Mayor Jackson Announces Retirement of Longtime Chief of Staff Ken Silliman

2013 Head Shot Ken SillimanMayor Frank G. Jackson today announced the retirement of his Chief of Staff Ken Silliman.

The veteran public servant held the position for more than 11 years, overseeing administrative duties and negotiating high-level projects on behalf of Mayor Jackson. Silliman is credited with working with community leaders, foundations, businesses and labor to support the mayor’s vision for Cleveland’s future.

“I want to thank Ken Silliman for his eleven and a half years of service as my Chief of
Staff,” said Mayor Jackson. “Public service is an honorable profession that requires
tireless and selfless commitment. To make a career of it, truly shows Ken’s devotion to
Cleveland residents. Ken has supported my vision and as a result, we have the renovated
Public Square, Historic League Park, and The Huntington Convention Center and Global
Center for Health Innovation as well as made capital improvements that range from
streetscapes to parks and everything in between. “He is a true champion for the people
and there is not a corner of this city untouched by Ken’s work. His commitment has truly
helped me shape this city. I commend him for his service, loyalty, strategic vision and
most of all for his friendship. And, I wish him the best in his retirement.”

Silliman attributes his success to Mayor Jackson’s leadership and has been a strong
advocate for City residents. He was instrumental in helping Mayor Jackson honor his
commitments to reinstate the 5-year capital improvement program and leverage
streetscape projects to enhance neighborhood commercial areas.

He has also worked on comprehensive homelessness, workforce and community incentives, including a plan to create more than 500 apartments for people with histories of long-term homelessness and disabilities. Silliman has also created a $2.6 million project to buy and renovate buildings to create transitional housing for the homeless.
Silliman developed a four-year $31 million funding plan for a regional 800 Megahertz
radio communications system. He has also provided staff support to Mayor Jackson’s $6.5 million renovation of the Historic League Park ball diamond. Silliman is one of the nation’s experts on stadium and arena financing and contract negotiations.

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“I’m grateful to have worked for Mayor Jackson, who is dedicated to increasing choices for those who have the fewest choices in life,” said Silliman. “Mayor Jackson is here for what most of us in City Hall are here for – making Cleveland better. He’s 100 percent about Cleveland and Clevelanders. My lengthy tenure as Chief of Staff is solely a result of his leadership, loyalty and vision for making Cleveland better, and providing all Clevelanders with opportunity for equitable health, wealth and prosperity.”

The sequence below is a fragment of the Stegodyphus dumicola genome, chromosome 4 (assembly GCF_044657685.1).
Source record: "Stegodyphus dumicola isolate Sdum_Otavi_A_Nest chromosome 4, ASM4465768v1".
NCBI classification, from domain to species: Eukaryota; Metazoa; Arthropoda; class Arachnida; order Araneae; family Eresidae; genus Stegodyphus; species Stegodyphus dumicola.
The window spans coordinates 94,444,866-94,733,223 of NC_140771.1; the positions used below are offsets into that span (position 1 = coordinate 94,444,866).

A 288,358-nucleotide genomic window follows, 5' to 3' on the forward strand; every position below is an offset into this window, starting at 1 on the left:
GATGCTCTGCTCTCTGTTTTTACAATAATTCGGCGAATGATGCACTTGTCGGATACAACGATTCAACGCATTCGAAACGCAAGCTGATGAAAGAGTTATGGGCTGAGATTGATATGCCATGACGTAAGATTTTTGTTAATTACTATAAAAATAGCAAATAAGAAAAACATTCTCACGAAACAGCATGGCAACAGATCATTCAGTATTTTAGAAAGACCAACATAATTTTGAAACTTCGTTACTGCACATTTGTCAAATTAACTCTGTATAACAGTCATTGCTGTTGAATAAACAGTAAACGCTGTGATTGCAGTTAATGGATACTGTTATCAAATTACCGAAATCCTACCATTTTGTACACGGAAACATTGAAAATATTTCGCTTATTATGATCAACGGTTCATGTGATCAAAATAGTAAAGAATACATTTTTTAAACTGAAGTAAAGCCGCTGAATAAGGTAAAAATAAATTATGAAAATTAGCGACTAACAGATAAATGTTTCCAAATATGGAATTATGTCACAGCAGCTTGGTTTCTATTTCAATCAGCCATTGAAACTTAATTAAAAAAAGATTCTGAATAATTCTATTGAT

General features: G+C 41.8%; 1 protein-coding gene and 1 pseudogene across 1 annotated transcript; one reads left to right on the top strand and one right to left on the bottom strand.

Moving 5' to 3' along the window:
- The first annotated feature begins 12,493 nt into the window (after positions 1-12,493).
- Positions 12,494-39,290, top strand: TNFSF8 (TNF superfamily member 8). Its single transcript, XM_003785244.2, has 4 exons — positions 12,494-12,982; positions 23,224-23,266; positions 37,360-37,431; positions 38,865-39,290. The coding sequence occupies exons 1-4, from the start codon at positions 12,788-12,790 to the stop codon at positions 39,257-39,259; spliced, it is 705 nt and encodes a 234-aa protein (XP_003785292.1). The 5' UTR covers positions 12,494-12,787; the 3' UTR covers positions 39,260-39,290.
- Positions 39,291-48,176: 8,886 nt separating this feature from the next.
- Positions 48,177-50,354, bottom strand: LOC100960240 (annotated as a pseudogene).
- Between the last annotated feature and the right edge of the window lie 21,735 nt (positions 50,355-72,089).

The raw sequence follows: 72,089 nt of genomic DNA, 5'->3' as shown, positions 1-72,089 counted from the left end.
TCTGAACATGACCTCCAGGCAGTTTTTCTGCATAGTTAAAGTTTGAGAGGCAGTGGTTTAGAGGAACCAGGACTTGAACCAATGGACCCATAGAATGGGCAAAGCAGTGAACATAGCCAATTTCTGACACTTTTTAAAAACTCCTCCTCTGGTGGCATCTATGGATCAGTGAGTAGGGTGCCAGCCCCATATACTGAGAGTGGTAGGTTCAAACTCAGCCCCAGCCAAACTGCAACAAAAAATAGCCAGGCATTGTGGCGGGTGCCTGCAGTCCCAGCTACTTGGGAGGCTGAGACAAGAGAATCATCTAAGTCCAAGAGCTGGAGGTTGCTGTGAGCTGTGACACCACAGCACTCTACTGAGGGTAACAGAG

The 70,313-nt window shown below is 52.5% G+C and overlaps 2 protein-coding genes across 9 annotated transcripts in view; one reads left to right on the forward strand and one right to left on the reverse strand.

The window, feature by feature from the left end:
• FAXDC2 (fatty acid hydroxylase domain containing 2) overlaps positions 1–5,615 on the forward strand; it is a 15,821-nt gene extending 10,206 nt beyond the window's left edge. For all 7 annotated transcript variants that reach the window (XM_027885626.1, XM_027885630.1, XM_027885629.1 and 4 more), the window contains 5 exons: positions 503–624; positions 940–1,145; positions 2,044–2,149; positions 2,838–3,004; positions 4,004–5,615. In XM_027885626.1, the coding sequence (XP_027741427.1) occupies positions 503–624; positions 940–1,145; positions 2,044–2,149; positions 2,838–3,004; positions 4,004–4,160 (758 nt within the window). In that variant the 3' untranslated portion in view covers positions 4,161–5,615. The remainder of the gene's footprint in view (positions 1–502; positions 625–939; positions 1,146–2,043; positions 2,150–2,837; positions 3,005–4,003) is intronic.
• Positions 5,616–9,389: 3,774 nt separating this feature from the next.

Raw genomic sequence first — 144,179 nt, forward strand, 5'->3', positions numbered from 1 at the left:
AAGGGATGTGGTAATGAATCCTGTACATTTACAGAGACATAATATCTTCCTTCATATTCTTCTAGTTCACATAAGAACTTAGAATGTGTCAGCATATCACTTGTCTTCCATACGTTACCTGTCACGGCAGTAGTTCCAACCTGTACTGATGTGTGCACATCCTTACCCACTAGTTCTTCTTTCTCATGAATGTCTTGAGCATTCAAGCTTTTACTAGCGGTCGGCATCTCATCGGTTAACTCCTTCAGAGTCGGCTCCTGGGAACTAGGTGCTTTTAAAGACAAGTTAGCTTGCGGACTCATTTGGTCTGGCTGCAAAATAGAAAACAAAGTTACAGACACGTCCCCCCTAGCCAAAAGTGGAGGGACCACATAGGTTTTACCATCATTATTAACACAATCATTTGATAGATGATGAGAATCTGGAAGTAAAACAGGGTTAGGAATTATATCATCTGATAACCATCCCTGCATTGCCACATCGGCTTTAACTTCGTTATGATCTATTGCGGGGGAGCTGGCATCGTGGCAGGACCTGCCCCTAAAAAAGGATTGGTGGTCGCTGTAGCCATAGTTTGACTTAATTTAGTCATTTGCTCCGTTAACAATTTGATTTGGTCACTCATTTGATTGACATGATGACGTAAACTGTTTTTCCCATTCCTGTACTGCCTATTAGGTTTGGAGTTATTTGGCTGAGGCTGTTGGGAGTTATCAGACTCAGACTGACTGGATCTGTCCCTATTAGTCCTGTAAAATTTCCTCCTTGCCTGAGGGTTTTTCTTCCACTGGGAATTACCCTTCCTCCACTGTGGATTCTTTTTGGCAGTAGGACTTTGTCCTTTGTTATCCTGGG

Silliman’s extensive public service career has spanned more than 29 years. He served under three administrations in the City of Cleveland, the late Senator and Mayor George V. Voinovich, Mayor Michael R. White and Mayor Frank G. Jackson. He is a Northeast Ohio native and lawyer who has practiced throughout the country including New York and North Carolina.

The City of Cleveland has not announced an interim Chief of Staff.

City of Cleveland Receives $3.4 Million HUD Grant

This week, the U.S. Department of Housing and Urban Development (HUD) announced that the City of Cleveland will receive a $3.4 million grant to reduce the number of children with elevated blood lead levels, and protect nearly 7,600 families living in homes with significant lead and other home health and safety hazards. View the full HUD release here.

In a statement, Mayor Frank G. Jackson thanked senators and congressmen for their support in securing the HUD grant:

“I want to thank the U.S. Department of Housing and Urban Development Secretary, Ben Carson, for selecting the City of Cleveland to receive a $3.4 million Lead Hazard Demonstration Grant. Previously the City lost this grant and we had to reassign management to Community Development who retooled and streamlined the grant management process. I also want to acknowledge the assistance of United States Senators Sherrod Brown and Rob Portman as well as Congresswoman Marcy Kaptur (9th District) and Congresswoman Marcia Fudge (10th District) for their unwavering support while we regained grant support from HUD. This win reaffirms and validates the retooling and management process and is confirmation that we are moving in the right direction. This grant supplements a prior $3.3 million Lead Hazard Reduction Demonstration grant the City is using to complete lead hazard control interventions in 220 units. The grant is in direct alignment with my Healthy Neighborhood Initiative allowing the City to remediate an additional 200 units of housing where a pregnant woman or a child under the age of six resides.”